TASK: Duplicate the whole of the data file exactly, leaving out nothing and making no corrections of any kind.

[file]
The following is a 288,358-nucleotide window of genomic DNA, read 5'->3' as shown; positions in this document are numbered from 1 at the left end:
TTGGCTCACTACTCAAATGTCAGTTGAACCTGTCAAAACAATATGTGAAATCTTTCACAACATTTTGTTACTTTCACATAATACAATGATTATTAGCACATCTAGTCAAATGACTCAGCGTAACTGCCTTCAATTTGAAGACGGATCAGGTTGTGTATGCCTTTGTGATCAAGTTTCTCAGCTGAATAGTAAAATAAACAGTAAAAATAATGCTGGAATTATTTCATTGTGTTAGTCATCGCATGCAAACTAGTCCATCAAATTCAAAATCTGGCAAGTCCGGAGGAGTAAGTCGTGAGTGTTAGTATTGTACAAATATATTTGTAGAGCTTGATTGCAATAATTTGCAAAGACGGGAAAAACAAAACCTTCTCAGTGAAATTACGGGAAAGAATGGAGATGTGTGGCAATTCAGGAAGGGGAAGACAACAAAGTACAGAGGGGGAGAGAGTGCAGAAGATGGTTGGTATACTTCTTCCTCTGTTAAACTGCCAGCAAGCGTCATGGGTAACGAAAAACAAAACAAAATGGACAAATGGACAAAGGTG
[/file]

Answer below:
The following is a 288,358-nucleotide window of genomic DNA, read 5'->3' as shown; positions in this document are numbered from 1 at the left end:
TTGGCTCACTACTCAAATGTCAGTTGAACCTGTCAAAACAATATGTGAAATCTTTCACAACATTTTGTTACTTTCACATAATACAATGATTATTAGCACATCTAGTCAAATGACTCAGCGTAACTGCCTTCAATTTGAAGACGGATCAGGTTGTGTATGCCTTTGTGATCAAGTTTCTCAGCTGAATAGTAAAATAAACAGTAAAAATAATGCTGGAATTATTTCATTGTGTTAGTCATCGCATGCAAACTAGTCCATCAAATTCAAAATCTGGCAAGTCCGGAGGAGTAAGTCGTGAGTGTTAGTATTGTACAAATATATTTGTAGAGCTTGATTGCAATAATTTGCAAAGACGGGAAAAACAAAACCTTCTCAGTGAAATTACGGGAAAGAATGGAGATGTGTGGCAATTCAGGAAGGGGAAGACAACAAAGTACAGAGGGGGAGAGAGTGCAGAAGATGGTTGGTATACTTCTTCCTCTGTTAAACTGCCAGCAAGCGTCATGGGTAACGAAAAACAAAACAAAATGGACAAATGGACAAAGGTG